Christopher Columbus [Cristoforo Colombo] (1451-1506) [Honorary Member] Armchair philosophers and biases aside, Columbus was a man who believed. He studied, sought the answers, heeded advice, and secured funding. Many people may have influenced and supported Columbus, but it was his belief in his capabilities as a navigator that led him to sail an uncharted sea and find a new land. Celebrate Columbus Day.

Giovanni da Verrazzano (1485-c.1528) The first European explorer to enter the harbor of New York. In 1524, Verrazzano sailed along the East Coast of America stopping at North Carolina, New Jersey, Rhode Island, and Maine. In 1964, the longest suspension-span bridge in the world at 4,260 feet – between Brooklyn and Staten Island – was named in his honor. Today, the Verrazano-Narrows Bridge is the second longest in the world.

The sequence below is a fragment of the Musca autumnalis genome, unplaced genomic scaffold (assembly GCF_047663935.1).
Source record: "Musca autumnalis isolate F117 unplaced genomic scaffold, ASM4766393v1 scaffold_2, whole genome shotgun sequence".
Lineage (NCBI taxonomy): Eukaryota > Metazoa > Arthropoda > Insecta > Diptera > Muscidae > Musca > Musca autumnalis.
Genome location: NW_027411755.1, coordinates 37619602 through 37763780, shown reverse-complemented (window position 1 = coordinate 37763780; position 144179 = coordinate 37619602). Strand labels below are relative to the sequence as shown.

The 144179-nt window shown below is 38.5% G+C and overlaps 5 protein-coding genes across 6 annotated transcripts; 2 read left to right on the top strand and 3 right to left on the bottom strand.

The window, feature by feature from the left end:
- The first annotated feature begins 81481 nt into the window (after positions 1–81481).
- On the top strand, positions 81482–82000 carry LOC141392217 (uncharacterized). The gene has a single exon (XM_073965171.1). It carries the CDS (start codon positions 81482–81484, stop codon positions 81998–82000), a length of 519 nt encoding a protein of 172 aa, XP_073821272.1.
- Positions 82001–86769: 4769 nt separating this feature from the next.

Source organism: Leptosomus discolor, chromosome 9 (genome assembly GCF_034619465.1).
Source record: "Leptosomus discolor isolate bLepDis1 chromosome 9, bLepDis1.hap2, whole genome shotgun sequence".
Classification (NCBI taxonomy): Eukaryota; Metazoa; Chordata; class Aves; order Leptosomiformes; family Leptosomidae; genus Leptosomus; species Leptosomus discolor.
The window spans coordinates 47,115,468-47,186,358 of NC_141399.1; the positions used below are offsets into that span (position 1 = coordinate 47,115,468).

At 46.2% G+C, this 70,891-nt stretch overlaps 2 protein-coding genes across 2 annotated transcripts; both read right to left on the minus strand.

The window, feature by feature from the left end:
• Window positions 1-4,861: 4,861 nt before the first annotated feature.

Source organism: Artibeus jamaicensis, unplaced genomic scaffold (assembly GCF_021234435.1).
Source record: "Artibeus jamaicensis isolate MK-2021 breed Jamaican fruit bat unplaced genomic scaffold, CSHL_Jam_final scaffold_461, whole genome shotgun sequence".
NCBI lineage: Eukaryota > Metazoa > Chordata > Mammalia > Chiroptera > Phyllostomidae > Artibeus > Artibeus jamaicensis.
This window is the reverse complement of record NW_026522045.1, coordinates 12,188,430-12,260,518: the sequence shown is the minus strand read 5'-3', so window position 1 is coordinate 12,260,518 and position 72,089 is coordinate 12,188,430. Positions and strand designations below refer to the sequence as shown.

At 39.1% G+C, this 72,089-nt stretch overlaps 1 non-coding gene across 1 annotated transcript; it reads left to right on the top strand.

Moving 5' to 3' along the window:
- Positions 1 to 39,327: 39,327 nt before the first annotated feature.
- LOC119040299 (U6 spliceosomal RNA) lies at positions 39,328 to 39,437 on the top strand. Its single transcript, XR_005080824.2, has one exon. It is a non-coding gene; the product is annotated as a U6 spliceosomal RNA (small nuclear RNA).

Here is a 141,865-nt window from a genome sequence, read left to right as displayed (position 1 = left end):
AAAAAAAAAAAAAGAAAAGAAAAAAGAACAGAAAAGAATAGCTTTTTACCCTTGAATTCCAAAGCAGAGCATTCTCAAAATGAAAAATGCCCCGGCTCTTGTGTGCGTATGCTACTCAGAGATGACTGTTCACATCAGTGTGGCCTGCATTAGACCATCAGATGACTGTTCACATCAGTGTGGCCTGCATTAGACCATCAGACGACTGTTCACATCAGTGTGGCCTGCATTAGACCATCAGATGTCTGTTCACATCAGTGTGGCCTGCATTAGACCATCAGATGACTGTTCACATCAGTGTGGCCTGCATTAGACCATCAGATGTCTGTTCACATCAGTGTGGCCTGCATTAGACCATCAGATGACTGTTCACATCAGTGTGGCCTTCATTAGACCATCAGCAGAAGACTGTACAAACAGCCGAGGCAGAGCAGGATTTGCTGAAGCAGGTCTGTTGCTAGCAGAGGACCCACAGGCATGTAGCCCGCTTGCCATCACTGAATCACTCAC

Amerigo Vespucci (c.1451-1512) [Honorary Member] Traveling twice to explore the coastline of South America, Vespucci was the first to realize that the New World was a new continent. Letters he wrote describing his journey were widely distributed in Europe, leading German cartographer Martin Waldseemuller to identify the land as America.



Frank Capra (1897-1991) After a series of jobs and two years in the army during World War I, Capra begin his career in film by writing and directing silent films. In 1934, his film It Happened One Night, won five Oscars – including Best Picture and Best Director. Subsequent films, Mr. Deeds Goes To Town, You Can’t Take it With You, Mr. Smith Goes to Washington, and It’s a Wonderful Life, garnered numerous Oscar nominations and two more Best Director Awards. It’s a Wonderful Life is said to be loosely based on Amadeo Pietro Giannini, the banker who risked lending money to those who needed it, and wound up establishing the banking system in America. Capra’s movies are loved for portraying characters with intrinsic qualities of kindness, goodness, and diligence.